An ideal program for all athletes and for all sports to experience camaraderie and team building in a safe, supportive, and high-energy environment. Our sessions focus on developing Speed, agility, strength, competency in body-weight movements, and resistance work.
Student-athletes can work with Fit Factory Inc. coaches to improve their sports performance and learn safe techniques to protect their bodies.
Our athletes are trained in a high-intensity strength-and-conditioning program that includes:
Ground based movements – Sport skills such as running, jumping, or throwing are initiated by applying force against the ground. You need to select lifting exercises and conditioning drills that apply force with feet against the ground such as squat and hang clean, hang snatch, or push jerk. The more force your athletes can apply against the ground, the faster they will run and the more effective they will be in sports skills. Other exercises will do little to improve performance.
Train movements, not individual muscles – Our strength and conditioning program is based on exercises and drills involving multiple joint actions to improve athletic performance. Athletic skills such as running, jumping, and throwing require multiple joint actions. We only use free weights, because free weights allow movement in three dimensions simultaneously. This makes the transfer of strength and power easier to merge with the development of sport skills. Free weights require an individual to stabilize the load as it is lifted, thus requiring the assistance of stabilizing and fixating muscles. Machines have a path that is dictated where an individual does not have to stabilize the load over the duration of the lift, thus not allowing sufficient work to the stabilizer and fixator muscles.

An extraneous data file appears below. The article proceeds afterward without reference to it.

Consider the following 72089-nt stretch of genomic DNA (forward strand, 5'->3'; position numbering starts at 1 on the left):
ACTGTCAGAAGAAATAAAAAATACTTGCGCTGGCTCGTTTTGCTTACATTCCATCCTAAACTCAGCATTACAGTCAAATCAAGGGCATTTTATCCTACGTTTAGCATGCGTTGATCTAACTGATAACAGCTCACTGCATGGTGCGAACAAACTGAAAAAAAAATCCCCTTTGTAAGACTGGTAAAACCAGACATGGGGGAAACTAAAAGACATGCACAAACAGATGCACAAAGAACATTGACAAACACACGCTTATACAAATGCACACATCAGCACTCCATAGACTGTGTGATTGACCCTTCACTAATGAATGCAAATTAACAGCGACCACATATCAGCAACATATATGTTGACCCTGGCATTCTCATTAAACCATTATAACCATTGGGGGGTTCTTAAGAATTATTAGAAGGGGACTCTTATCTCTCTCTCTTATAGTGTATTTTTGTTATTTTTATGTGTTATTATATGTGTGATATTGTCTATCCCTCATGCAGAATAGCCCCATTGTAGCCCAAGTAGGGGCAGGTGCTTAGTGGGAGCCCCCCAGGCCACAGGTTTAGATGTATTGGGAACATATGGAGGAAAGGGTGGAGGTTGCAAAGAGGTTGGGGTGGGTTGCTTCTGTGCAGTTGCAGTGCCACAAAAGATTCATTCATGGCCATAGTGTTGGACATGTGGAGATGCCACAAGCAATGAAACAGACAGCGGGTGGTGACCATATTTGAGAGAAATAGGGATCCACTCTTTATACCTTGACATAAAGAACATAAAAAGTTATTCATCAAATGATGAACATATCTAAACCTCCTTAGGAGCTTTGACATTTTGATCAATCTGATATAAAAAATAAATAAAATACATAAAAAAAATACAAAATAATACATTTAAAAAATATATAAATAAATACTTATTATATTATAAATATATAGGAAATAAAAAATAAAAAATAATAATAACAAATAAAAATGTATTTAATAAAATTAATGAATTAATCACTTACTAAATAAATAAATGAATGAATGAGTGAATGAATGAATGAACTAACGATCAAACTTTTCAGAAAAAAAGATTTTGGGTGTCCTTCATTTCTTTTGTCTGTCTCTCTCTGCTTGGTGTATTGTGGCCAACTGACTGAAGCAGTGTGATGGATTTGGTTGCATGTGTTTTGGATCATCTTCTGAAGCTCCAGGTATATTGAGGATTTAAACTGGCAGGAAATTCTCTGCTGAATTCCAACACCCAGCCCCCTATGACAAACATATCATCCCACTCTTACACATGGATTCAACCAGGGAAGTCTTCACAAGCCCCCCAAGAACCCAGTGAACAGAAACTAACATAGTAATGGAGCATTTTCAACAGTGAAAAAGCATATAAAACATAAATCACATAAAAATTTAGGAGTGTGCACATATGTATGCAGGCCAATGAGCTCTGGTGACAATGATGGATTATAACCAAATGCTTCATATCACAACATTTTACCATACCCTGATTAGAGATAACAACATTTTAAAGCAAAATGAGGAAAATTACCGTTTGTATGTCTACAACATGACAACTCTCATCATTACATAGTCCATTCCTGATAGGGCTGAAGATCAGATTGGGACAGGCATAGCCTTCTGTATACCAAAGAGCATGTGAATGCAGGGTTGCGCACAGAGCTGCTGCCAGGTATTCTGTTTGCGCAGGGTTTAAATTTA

Training explosively – The amount of force required for a given activity is regulated by the use of two different types of motor units found in the body, fast twitch and slow twitch which vary greatly in their ability to generate force. Football and basketball players are interested in developing fast twitch fibers while cross-country runners are interested in developing their slow twitch muscles. The number of fibers a fast twitch fiber innervates is greater than a slow twitch fiber and the contractile mechanism of fast twitch muscle fibers are much larger. That is why all this adds up to a fast twitch fiber generating a force being four times greater than a slow twitch fiber. In most cases, football and basketball players are born with a higher ratio of fast twitch fibers which allows them the potential to be powerful if they train correctly.
Principle of Variety – The load or amount of weight lifted for each exercise is the most fundamental component of a strength-training program. The application of the load has a crucial impact on maximizing performance and keeping injuries to a minimum. Overload happens when the body responds to training loads greater than normal. The overload causes the muscle of the body to go into a catabolic state or break down. The body then adapts, through good nutrition and rest, by compensating through the development of more strength or endurance. Intensity and volume are the key factors used to progressively increase the overload. The use of heavier loads increases the intensity. Adding more repetitions increases the volume. Each method causes specific adaptations. Increasing the weight and keeping the repetitions low develops strength and power. Increasing the number of repetitions and keeping the weight lighter causes improvement in work capacity and muscular size.
Principle of Periodization – Phases are different combinations of volume and intensity each translating into different responses by the body. Usually a cycle starts off with a base phase, which progresses to strength phase and finishes with a peak phase. The area of each building block of the pyramid represents the volume of the load. The base phase represents the greatest area or capacity of volume. The top of the pyramid, or peak phase, represents the least amount of volume performed. The height of the pyramid represents the magnitude of intensity. A program should go from high volume/low intensity to low volume/high intensity.